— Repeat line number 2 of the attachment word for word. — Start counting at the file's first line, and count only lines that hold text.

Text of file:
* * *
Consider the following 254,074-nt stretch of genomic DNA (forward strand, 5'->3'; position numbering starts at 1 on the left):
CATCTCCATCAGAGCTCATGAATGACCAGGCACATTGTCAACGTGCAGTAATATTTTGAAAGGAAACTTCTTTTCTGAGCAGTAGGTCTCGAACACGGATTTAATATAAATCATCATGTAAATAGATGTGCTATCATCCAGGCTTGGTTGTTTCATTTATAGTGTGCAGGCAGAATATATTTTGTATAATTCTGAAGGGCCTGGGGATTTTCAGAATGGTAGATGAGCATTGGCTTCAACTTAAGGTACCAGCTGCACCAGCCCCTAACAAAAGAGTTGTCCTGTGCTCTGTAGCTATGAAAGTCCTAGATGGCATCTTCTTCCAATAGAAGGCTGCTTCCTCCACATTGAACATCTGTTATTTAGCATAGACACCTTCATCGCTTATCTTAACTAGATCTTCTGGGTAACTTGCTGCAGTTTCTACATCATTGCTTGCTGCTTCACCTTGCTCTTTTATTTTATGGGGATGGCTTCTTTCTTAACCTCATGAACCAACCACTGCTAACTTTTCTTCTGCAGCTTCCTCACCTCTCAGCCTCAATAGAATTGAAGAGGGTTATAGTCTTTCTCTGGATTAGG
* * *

CATCTCCATCAGAGCTCATGAATGACCAGGCACATTGTCAACGTGCAGTAATATTTTGAAAGGAAACTTCTTTTCTGAGCAGTAGGTCTCGAACACGGATTTAATATAAATCATCATGTAAATAGATGTGCTATCATCCAGGCTTGGTTGTTTCATTTATAGTGTGCAGGCAGAATATATTTTGTATAATTCTGAAGGGCCTGGGGATTTTCAGAATGGTAGATGAGCATTGGCTTCAACTTAAGGTACCAGCTGCACCAGCCCCTAACAAAAGAGTTGTCCTGTGCTCTGTAGCTATGAAAGTCCTAGATGGCATCTTCTTCCAATAGAAGGCTGCTTCCTCCACATTGAACATCTGTTATTTAGCATAGACACCTTCATCGCTTATCTTAACTAGATCTTCTGGGTAACTTGCTGCAGTTTCTACATCATTGCTTGCTGCTTCACCTTGCTCTTTTATTTTATGGGGATGGCTTCTTTCTTAACCTCATGAACCAACCACTGCTAACTTTTCTTCTGCAGCTTCCTCACCTCTCAGCCTCAATAGAATTGAAGAGGGTTATAGTCTTTCTCTGGATTAGG